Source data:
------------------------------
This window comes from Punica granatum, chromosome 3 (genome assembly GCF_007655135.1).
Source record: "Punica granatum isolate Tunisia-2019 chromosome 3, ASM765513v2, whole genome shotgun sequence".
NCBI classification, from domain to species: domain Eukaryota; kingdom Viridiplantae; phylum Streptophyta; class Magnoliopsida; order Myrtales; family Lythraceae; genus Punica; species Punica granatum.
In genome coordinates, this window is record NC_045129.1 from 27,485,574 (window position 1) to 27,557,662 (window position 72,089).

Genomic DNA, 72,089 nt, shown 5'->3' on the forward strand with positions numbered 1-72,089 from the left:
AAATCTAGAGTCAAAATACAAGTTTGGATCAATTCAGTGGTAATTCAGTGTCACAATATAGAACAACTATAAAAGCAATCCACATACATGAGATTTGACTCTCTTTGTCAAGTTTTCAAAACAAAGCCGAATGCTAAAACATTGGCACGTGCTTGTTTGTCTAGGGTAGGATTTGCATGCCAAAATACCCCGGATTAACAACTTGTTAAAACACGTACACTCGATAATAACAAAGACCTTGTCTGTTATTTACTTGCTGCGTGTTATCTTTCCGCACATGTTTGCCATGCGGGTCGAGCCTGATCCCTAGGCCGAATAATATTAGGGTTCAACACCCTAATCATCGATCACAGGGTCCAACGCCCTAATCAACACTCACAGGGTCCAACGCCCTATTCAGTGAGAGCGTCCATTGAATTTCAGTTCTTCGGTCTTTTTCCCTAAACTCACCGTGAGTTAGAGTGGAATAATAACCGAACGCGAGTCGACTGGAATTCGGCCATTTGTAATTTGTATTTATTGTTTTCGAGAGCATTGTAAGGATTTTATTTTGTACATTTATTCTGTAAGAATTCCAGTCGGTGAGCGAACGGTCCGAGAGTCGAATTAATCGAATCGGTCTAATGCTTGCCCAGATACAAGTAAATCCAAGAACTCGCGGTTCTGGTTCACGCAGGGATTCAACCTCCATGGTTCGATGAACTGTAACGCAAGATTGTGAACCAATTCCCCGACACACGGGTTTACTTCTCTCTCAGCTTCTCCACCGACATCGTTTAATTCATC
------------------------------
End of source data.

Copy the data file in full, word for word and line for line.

This window comes from Punica granatum, chromosome 3 (genome assembly GCF_007655135.1).
Source record: "Punica granatum isolate Tunisia-2019 chromosome 3, ASM765513v2, whole genome shotgun sequence".
NCBI classification, from domain to species: domain Eukaryota; kingdom Viridiplantae; phylum Streptophyta; class Magnoliopsida; order Myrtales; family Lythraceae; genus Punica; species Punica granatum.
In genome coordinates, this window is record NC_045129.1 from 27,485,574 (window position 1) to 27,557,662 (window position 72,089).

Genomic DNA, 72,089 nt, shown 5'->3' on the forward strand with positions numbered 1-72,089 from the left:
AAATCTAGAGTCAAAATACAAGTTTGGATCAATTCAGTGGTAATTCAGTGTCACAATATAGAACAACTATAAAAGCAATCCACATACATGAGATTTGACTCTCTTTGTCAAGTTTTCAAAACAAAGCCGAATGCTAAAACATTGGCACGTGCTTGTTTGTCTAGGGTAGGATTTGCATGCCAAAATACCCCGGATTAACAACTTGTTAAAACACGTACACTCGATAATAACAAAGACCTTGTCTGTTATTTACTTGCTGCGTGTTATCTTTCCGCACATGTTTGCCATGCGGGTCGAGCCTGATCCCTAGGCCGAATAATATTAGGGTTCAACACCCTAATCATCGATCACAGGGTCCAACGCCCTAATCAACACTCACAGGGTCCAACGCCCTATTCAGTGAGAGCGTCCATTGAATTTCAGTTCTTCGGTCTTTTTCCCTAAACTCACCGTGAGTTAGAGTGGAATAATAACCGAACGCGAGTCGACTGGAATTCGGCCATTTGTAATTTGTATTTATTGTTTTCGAGAGCATTGTAAGGATTTTATTTTGTACATTTATTCTGTAAGAATTCCAGTCGGTGAGCGAACGGTCCGAGAGTCGAATTAATCGAATCGGTCTAATGCTTGCCCAGATACAAGTAAATCCAAGAACTCGCGGTTCTGGTTCACGCAGGGATTCAACCTCCATGGTTCGATGAACTGTAACGCAAGATTGTGAACCAATTCCCCGACACACGGGTTTACTTCTCTCTCAGCTTCTCCACCGACATCGTTTAATTCATC